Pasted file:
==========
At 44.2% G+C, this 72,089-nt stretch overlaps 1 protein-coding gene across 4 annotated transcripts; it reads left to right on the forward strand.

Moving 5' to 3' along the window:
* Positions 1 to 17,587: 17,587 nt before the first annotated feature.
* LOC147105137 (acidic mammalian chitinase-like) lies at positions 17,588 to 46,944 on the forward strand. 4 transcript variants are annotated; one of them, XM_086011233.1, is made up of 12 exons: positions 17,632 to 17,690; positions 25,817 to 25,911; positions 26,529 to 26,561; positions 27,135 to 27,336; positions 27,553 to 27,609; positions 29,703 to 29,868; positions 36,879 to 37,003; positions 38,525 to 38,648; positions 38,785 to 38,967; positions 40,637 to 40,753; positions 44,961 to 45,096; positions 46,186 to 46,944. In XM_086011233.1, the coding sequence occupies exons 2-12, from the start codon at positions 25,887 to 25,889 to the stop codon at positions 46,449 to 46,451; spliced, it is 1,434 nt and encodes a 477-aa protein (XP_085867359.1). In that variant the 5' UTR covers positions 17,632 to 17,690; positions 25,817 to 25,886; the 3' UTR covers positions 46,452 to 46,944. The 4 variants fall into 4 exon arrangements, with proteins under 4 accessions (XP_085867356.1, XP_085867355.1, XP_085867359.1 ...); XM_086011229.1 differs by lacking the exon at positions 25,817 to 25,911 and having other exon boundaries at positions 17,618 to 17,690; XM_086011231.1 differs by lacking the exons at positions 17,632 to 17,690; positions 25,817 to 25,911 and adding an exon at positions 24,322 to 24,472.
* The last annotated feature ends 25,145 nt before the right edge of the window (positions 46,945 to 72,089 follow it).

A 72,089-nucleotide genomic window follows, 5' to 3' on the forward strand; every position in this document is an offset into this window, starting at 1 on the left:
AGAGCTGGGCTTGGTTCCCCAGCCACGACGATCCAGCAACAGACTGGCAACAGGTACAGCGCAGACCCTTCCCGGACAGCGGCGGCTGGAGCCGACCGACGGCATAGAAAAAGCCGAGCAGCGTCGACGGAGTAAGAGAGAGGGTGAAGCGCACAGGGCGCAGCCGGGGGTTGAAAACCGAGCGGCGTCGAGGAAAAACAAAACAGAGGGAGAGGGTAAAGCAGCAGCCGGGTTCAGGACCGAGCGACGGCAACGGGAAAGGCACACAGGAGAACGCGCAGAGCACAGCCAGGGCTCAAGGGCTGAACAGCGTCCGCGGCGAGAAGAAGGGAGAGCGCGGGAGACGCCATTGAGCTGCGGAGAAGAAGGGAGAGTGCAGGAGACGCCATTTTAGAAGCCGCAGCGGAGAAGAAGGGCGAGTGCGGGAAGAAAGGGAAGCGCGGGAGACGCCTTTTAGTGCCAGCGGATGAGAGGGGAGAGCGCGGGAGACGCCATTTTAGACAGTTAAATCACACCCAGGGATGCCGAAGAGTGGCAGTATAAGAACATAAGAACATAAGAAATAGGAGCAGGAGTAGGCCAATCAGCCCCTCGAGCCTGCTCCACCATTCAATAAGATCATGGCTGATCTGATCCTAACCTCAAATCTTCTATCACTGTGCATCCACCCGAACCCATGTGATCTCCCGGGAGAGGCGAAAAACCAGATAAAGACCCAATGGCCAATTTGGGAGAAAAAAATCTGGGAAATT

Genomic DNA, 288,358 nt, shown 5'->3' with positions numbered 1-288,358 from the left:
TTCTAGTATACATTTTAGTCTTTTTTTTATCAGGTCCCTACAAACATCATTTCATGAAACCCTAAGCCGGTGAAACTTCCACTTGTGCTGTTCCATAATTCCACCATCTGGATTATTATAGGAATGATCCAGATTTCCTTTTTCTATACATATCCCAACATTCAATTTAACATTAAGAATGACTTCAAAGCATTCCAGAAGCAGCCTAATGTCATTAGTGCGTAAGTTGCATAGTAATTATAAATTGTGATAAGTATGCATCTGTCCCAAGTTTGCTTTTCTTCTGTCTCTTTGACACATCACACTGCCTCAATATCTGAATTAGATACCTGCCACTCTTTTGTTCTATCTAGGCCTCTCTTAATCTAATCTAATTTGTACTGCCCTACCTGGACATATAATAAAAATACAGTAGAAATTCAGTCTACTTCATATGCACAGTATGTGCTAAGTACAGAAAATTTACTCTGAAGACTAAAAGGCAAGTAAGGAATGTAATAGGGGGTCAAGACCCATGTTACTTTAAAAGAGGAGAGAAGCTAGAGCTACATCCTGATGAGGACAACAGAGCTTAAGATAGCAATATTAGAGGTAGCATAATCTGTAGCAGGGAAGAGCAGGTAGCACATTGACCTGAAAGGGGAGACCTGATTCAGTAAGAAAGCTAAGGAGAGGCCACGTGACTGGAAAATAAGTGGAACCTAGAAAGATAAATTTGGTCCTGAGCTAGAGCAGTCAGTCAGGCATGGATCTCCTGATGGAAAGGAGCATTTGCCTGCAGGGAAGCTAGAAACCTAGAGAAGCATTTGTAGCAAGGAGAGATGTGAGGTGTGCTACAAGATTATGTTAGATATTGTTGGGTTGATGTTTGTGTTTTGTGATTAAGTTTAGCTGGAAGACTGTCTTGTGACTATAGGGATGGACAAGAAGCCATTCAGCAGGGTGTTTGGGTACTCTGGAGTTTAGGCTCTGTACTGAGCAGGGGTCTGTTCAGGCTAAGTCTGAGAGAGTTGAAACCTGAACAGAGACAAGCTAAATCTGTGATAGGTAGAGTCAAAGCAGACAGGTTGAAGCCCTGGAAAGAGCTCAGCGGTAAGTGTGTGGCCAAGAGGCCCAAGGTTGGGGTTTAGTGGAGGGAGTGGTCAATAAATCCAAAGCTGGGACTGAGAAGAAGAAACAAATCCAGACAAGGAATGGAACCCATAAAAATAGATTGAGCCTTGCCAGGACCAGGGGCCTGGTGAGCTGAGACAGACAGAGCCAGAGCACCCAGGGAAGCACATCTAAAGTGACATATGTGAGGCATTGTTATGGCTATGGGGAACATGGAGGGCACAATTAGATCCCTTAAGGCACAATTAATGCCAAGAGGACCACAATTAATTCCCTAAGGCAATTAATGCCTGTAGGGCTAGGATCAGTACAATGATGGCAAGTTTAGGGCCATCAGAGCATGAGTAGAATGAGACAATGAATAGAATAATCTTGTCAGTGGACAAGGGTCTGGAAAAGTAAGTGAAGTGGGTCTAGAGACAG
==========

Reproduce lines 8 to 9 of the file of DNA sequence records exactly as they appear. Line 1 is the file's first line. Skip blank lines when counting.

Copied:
Genomic DNA, 288,358 nt, shown 5'->3' with positions numbered 1-288,358 from the left:
TTCTAGTATACATTTTAGTCTTTTTTTTATCAGGTCCCTACAAACATCATTTCATGAAACCCTAAGCCGGTGAAACTTCCACTTGTGCTGTTCCATAATTCCACCATCTGGATTATTATAGGAATGATCCAGATTTCCTTTTTCTATACATATCCCAACATTCAATTTAACATTAAGAATGACTTCAAAGCATTCCAGAAGCAGCCTAATGTCATTAGTGCGTAAGTTGCATAGTAATTATAAATTGTGATAAGTATGCATCTGTCCCAAGTTTGCTTTTCTTCTGTCTCTTTGACACATCACACTGCCTCAATATCTGAATTAGATACCTGCCACTCTTTTGTTCTATCTAGGCCTCTCTTAATCTAATCTAATTTGTACTGCCCTACCTGGACATATAATAAAAATACAGTAGAAATTCAGTCTACTTCATATGCACAGTATGTGCTAAGTACAGAAAATTTACTCTGAAGACTAAAAGGCAAGTAAGGAATGTAATAGGGGGTCAAGACCCATGTTACTTTAAAAGAGGAGAGAAGCTAGAGCTACATCCTGATGAGGACAACAGAGCTTAAGATAGCAATATTAGAGGTAGCATAATCTGTAGCAGGGAAGAGCAGGTAGCACATTGACCTGAAAGGGGAGACCTGATTCAGTAAGAAAGCTAAGGAGAGGCCACGTGACTGGAAAATAAGTGGAACCTAGAAAGATAAATTTGGTCCTGAGCTAGAGCAGTCAGTCAGGCATGGATCTCCTGATGGAAAGGAGCATTTGCCTGCAGGGAAGCTAGAAACCTAGAGAAGCATTTGTAGCAAGGAGAGATGTGAGGTGTGCTACAAGATTATGTTAGATATTGTTGGGTTGATGTTTGTGTTTTGTGATTAAGTTTAGCTGGAAGACTGTCTTGTGACTATAGGGATGGACAAGAAGCCATTCAGCAGGGTGTTTGGGTACTCTGGAGTTTAGGCTCTGTACTGAGCAGGGGTCTGTTCAGGCTAAGTCTGAGAGAGTTGAAACCTGAACAGAGACAAGCTAAATCTGTGATAGGTAGAGTCAAAGCAGACAGGTTGAAGCCCTGGAAAGAGCTCAGCGGTAAGTGTGTGGCCAAGAGGCCCAAGGTTGGGGTTTAGTGGAGGGAGTGGTCAATAAATCCAAAGCTGGGACTGAGAAGAAGAAACAAATCCAGACAAGGAATGGAACCCATAAAAATAGATTGAGCCTTGCCAGGACCAGGGGCCTGGTGAGCTGAGACAGACAGAGCCAGAGCACCCAGGGAAGCACATCTAAAGTGACATATGTGAGGCATTGTTATGGCTATGGGGAACATGGAGGGCACAATTAGATCCCTTAAGGCACAATTAATGCCAAGAGGACCACAATTAATTCCCTAAGGCAATTAATGCCTGTAGGGCTAGGATCAGTACAATGATGGCAAGTTTAGGGCCATCAGAGCATGAGTAGAATGAGACAATGAATAGAATAATCTTGTCAGTGGACAAGGGTCTGGAAAAGTAAGTGAAGTGGGTCTAGAGACAG